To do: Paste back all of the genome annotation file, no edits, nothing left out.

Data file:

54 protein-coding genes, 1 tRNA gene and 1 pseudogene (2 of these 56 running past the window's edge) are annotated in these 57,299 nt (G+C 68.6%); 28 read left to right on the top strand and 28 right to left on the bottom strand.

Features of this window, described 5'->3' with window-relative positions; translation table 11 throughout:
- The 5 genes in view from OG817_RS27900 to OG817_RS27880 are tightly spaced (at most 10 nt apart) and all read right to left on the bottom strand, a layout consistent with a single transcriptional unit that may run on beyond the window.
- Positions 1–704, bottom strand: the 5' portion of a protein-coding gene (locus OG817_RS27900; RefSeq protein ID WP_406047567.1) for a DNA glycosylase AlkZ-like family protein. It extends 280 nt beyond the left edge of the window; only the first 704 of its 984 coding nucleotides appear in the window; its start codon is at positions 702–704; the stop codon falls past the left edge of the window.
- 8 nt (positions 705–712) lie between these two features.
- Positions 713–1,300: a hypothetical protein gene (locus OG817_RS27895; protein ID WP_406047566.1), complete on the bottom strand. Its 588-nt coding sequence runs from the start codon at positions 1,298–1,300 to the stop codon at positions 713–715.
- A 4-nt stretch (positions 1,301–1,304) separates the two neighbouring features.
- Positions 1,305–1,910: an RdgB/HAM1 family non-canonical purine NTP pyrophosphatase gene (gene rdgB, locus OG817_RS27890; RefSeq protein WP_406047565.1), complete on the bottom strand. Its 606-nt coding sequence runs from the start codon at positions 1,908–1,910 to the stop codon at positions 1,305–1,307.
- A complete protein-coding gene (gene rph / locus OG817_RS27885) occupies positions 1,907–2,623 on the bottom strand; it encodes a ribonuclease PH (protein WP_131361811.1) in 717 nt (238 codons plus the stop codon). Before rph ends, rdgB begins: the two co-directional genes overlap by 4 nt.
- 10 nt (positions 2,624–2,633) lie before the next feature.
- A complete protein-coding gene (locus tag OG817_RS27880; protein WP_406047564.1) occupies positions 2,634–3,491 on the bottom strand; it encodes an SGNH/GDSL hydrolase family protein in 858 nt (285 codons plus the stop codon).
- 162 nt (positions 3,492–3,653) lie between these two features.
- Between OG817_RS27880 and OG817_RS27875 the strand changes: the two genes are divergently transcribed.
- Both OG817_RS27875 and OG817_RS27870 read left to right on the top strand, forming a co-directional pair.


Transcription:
54 protein-coding genes, 1 tRNA gene and 1 pseudogene (2 of these 56 running past the window's edge) are annotated in these 57,299 nt (G+C 68.6%); 28 read left to right on the top strand and 28 right to left on the bottom strand.

Features of this window, described 5'->3' with window-relative positions; translation table 11 throughout:
- The 5 genes in view from OG817_RS27900 to OG817_RS27880 are tightly spaced (at most 10 nt apart) and all read right to left on the bottom strand, a layout consistent with a single transcriptional unit that may run on beyond the window.
- Positions 1–704, bottom strand: the 5' portion of a protein-coding gene (locus OG817_RS27900; RefSeq protein ID WP_406047567.1) for a DNA glycosylase AlkZ-like family protein. It extends 280 nt beyond the left edge of the window; only the first 704 of its 984 coding nucleotides appear in the window; its start codon is at positions 702–704; the stop codon falls past the left edge of the window.
- 8 nt (positions 705–712) lie between these two features.
- Positions 713–1,300: a hypothetical protein gene (locus OG817_RS27895; protein ID WP_406047566.1), complete on the bottom strand. Its 588-nt coding sequence runs from the start codon at positions 1,298–1,300 to the stop codon at positions 713–715.
- A 4-nt stretch (positions 1,301–1,304) separates the two neighbouring features.
- Positions 1,305–1,910: an RdgB/HAM1 family non-canonical purine NTP pyrophosphatase gene (gene rdgB, locus OG817_RS27890; RefSeq protein WP_406047565.1), complete on the bottom strand. Its 606-nt coding sequence runs from the start codon at positions 1,908–1,910 to the stop codon at positions 1,305–1,307.
- A complete protein-coding gene (gene rph / locus OG817_RS27885) occupies positions 1,907–2,623 on the bottom strand; it encodes a ribonuclease PH (protein WP_131361811.1) in 717 nt (238 codons plus the stop codon). Before rph ends, rdgB begins: the two co-directional genes overlap by 4 nt.
- 10 nt (positions 2,624–2,633) lie before the next feature.
- A complete protein-coding gene (locus tag OG817_RS27880; protein WP_406047564.1) occupies positions 2,634–3,491 on the bottom strand; it encodes an SGNH/GDSL hydrolase family protein in 858 nt (285 codons plus the stop codon).
- 162 nt (positions 3,492–3,653) lie between these two features.
- Between OG817_RS27880 and OG817_RS27875 the strand changes: the two genes are divergently transcribed.
- Both OG817_RS27875 and OG817_RS27870 read left to right on the top strand, forming a co-directional pair.